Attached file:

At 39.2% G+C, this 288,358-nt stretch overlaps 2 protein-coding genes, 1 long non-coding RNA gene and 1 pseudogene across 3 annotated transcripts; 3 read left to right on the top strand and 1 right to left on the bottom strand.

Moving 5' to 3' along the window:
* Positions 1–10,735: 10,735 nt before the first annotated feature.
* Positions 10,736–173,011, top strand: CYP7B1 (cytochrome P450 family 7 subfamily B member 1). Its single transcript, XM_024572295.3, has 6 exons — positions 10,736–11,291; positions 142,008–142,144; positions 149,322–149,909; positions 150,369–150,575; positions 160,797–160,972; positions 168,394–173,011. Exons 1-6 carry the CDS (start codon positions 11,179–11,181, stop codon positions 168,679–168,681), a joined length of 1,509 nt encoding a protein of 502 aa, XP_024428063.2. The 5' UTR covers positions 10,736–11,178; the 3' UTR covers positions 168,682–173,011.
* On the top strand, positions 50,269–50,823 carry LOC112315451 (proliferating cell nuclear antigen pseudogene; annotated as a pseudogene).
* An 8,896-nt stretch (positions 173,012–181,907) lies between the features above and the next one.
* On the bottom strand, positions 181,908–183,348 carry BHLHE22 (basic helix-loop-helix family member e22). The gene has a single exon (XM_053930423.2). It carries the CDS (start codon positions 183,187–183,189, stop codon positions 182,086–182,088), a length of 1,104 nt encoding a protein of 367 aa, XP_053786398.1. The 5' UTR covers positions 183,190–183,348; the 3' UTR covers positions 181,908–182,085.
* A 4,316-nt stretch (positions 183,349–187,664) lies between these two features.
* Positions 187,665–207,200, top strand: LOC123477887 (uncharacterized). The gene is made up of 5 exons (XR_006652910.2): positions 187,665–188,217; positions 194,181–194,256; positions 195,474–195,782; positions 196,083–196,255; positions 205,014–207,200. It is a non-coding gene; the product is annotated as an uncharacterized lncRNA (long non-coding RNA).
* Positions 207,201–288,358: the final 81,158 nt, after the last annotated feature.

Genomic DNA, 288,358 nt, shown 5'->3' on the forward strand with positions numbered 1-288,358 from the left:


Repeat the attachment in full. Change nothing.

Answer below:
At 39.2% G+C, this 288,358-nt stretch overlaps 2 protein-coding genes, 1 long non-coding RNA gene and 1 pseudogene across 3 annotated transcripts; 3 read left to right on the top strand and 1 right to left on the bottom strand.

Moving 5' to 3' along the window:
* Positions 1–10,735: 10,735 nt before the first annotated feature.
* Positions 10,736–173,011, top strand: CYP7B1 (cytochrome P450 family 7 subfamily B member 1). Its single transcript, XM_024572295.3, has 6 exons — positions 10,736–11,291; positions 142,008–142,144; positions 149,322–149,909; positions 150,369–150,575; positions 160,797–160,972; positions 168,394–173,011. Exons 1-6 carry the CDS (start codon positions 11,179–11,181, stop codon positions 168,679–168,681), a joined length of 1,509 nt encoding a protein of 502 aa, XP_024428063.2. The 5' UTR covers positions 10,736–11,178; the 3' UTR covers positions 168,682–173,011.
* On the top strand, positions 50,269–50,823 carry LOC112315451 (proliferating cell nuclear antigen pseudogene; annotated as a pseudogene).
* An 8,896-nt stretch (positions 173,012–181,907) lies between the features above and the next one.
* On the bottom strand, positions 181,908–183,348 carry BHLHE22 (basic helix-loop-helix family member e22). The gene has a single exon (XM_053930423.2). It carries the CDS (start codon positions 183,187–183,189, stop codon positions 182,086–182,088), a length of 1,104 nt encoding a protein of 367 aa, XP_053786398.1. The 5' UTR covers positions 183,190–183,348; the 3' UTR covers positions 181,908–182,085.
* A 4,316-nt stretch (positions 183,349–187,664) lies between these two features.
* Positions 187,665–207,200, top strand: LOC123477887 (uncharacterized). The gene is made up of 5 exons (XR_006652910.2): positions 187,665–188,217; positions 194,181–194,256; positions 195,474–195,782; positions 196,083–196,255; positions 205,014–207,200. It is a non-coding gene; the product is annotated as an uncharacterized lncRNA (long non-coding RNA).
* Positions 207,201–288,358: the final 81,158 nt, after the last annotated feature.

Genomic DNA, 288,358 nt, shown 5'->3' on the forward strand with positions numbered 1-288,358 from the left: